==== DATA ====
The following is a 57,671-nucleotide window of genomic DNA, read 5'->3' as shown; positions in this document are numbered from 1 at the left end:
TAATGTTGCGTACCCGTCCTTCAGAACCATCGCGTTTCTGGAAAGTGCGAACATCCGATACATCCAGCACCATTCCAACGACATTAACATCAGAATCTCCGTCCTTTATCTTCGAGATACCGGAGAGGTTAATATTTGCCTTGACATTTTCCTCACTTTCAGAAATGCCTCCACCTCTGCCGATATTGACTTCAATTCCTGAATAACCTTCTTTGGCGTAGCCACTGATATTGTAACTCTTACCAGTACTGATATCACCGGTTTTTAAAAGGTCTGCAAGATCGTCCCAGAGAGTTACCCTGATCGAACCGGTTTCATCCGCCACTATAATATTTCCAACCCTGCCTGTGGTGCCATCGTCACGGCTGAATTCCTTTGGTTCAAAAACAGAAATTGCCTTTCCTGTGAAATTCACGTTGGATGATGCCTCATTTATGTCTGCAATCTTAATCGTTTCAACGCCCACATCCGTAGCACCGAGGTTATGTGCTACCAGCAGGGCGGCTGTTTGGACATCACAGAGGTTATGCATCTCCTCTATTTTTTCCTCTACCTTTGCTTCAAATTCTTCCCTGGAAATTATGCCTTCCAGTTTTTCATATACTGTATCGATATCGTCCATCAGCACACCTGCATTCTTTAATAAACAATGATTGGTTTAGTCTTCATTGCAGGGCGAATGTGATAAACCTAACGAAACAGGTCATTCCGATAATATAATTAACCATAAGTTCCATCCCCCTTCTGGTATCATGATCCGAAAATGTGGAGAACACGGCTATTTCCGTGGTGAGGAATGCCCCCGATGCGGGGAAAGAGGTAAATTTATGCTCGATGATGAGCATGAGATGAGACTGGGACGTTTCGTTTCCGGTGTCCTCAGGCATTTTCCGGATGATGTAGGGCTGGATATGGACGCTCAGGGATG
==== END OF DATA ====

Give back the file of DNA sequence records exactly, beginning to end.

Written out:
The following is a 57,671-nucleotide window of genomic DNA, read 5'->3' as shown; positions in this document are numbered from 1 at the left end:
TAATGTTGCGTACCCGTCCTTCAGAACCATCGCGTTTCTGGAAAGTGCGAACATCCGATACATCCAGCACCATTCCAACGACATTAACATCAGAATCTCCGTCCTTTATCTTCGAGATACCGGAGAGGTTAATATTTGCCTTGACATTTTCCTCACTTTCAGAAATGCCTCCACCTCTGCCGATATTGACTTCAATTCCTGAATAACCTTCTTTGGCGTAGCCACTGATATTGTAACTCTTACCAGTACTGATATCACCGGTTTTTAAAAGGTCTGCAAGATCGTCCCAGAGAGTTACCCTGATCGAACCGGTTTCATCCGCCACTATAATATTTCCAACCCTGCCTGTGGTGCCATCGTCACGGCTGAATTCCTTTGGTTCAAAAACAGAAATTGCCTTTCCTGTGAAATTCACGTTGGATGATGCCTCATTTATGTCTGCAATCTTAATCGTTTCAACGCCCACATCCGTAGCACCGAGGTTATGTGCTACCAGCAGGGCGGCTGTTTGGACATCACAGAGGTTATGCATCTCCTCTATTTTTTCCTCTACCTTTGCTTCAAATTCTTCCCTGGAAATTATGCCTTCCAGTTTTTCATATACTGTATCGATATCGTCCATCAGCACACCTGCATTCTTTAATAAACAATGATTGGTTTAGTCTTCATTGCAGGGCGAATGTGATAAACCTAACGAAACAGGTCATTCCGATAATATAATTAACCATAAGTTCCATCCCCCTTCTGGTATCATGATCCGAAAATGTGGAGAACACGGCTATTTCCGTGGTGAGGAATGCCCCCGATGCGGGGAAAGAGGTAAATTTATGCTCGATGATGAGCATGAGATGAGACTGGGACGTTTCGTTTCCGGTGTCCTCAGGCATTTTCCGGATGATGTAGGGCTGGATATGGACGCTCAGGGATG